File puptcrit/puptcrit.0811, message 37

Date: Sat, 1 Nov 2008 18:14:40 -0400
Subject: Re: [Puptcrit] actors/puppeteers

On Nov 1, 2008, at 4:02 PM, Hobey Ford wrote:

> On Sat, Nov 1, 2008 at 11:23 AM, Alan Cook <> 
> wrote:
>> More than once I have seen actors totally incapable as puppeteers. 
>> The problem was EGO.
> Yeah, a lot of actors will upstage their puppets and refuse to step 
> behind the character.

Perhaps Ego is the problem, in some cases, but I've seen puppeteers do 
the same. Sometimes it is simply not knowing the basic rule of three 
for performing: take the stage, give the stage, and share the stage. Or 
not knowing how to tell the difference between which to use when. Or 
not having enough confidence in the story and/or their abilities to 
allow the puppet to be the focus of attention. Or just trying to 
compensate for any number of shortcomings - personally or 
professionally. In short, ironically it may be lack of ego that is 
screaming for attention.

On Nov 1, 2008, at 10:50 AM, Hobey Ford wrote:

> On talking with the director it was the first time I ever heard the 
> notion of casting actors instead of puppeteers.  He felt like he could 
> train an actor to be a  puppeteer easier than training a puppeteer to 
> be an actor.  That is sort of an indictment of puppeteers, but I have 
> heard the sentiment many times since..  I think it just says that a 
> trained actor brings so much to the table that a "puppeteer' might not 
> bring.  We are muliti taskers and generalists. "puppeteer" is a title 
> that can mean so many things.  It gets back to all the fuss about  the 
> "master puppeteer" title.  I think that that director must not have 
> had  access to a pool of real talented puppeteers.  I know too that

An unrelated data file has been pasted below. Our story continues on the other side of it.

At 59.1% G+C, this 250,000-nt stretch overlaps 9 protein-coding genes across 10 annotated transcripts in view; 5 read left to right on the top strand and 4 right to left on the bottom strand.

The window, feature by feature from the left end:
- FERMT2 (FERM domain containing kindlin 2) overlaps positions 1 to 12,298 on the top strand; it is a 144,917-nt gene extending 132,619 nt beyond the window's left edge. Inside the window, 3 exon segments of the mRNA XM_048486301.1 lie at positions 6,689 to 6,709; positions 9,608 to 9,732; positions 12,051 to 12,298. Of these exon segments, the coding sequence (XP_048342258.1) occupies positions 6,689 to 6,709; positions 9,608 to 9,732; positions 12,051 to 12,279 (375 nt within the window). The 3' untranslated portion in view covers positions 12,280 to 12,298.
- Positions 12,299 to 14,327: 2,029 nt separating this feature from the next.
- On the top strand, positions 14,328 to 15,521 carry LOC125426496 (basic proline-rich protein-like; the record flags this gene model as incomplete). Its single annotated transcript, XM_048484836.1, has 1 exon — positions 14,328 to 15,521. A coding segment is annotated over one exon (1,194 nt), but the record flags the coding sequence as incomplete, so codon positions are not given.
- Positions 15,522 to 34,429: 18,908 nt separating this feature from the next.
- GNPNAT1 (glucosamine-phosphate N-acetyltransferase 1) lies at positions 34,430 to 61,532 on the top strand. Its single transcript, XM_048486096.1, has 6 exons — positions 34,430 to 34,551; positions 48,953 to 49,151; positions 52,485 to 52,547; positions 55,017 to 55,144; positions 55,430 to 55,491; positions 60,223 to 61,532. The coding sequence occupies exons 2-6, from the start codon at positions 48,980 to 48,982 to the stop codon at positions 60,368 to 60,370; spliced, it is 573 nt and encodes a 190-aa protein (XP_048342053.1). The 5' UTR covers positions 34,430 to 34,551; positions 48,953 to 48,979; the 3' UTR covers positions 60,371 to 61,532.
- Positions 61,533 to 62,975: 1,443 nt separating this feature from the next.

> many actors come short on learning what it takkes to be a skilled 
> nuianced puppet performer.
> On Sat, Nov 1, 2008 at 10:33 AM,  <> wrote:
>> Hobey,
>>   The Griffin and the minor Canon - ... that was one of the most 
>> perfect puppet shows we have seen, even up until today.   I have 
>> always felt that no matter how exquisite the puppets are built and 
>> costumed, the story is what holds and keep an audience. The range of 
>> emotions that the audience felt for the Griffin was stunning.  ...
>> Bob Nathanson

Why is it a surprise that a director would chose an actor over a 
puppeteer for a film or play that involved puppets? Even, sometimes, if 
that show is a puppet show?

I think this more goes to the wants/needs of the director or 
production, and to a certain extent to their understanding of the arts 
and limitations puppetry, than it is an indictment of puppeteers. From 
a directors or producers viewpoint they are looking for the drama and 
want someone who can act. Not all puppeteers can, particularly if they 
work to a tape (be it dialogue or all music) as they can be unpracticed 
in vocal acting. The puppeteer is playing an instrument (the puppet) 
and like someone who plays the guitar or other instrument, may or may 
not also be able to act or sing or dance. I would think that a director 
is correct in that the majority of their needs are served by hiring an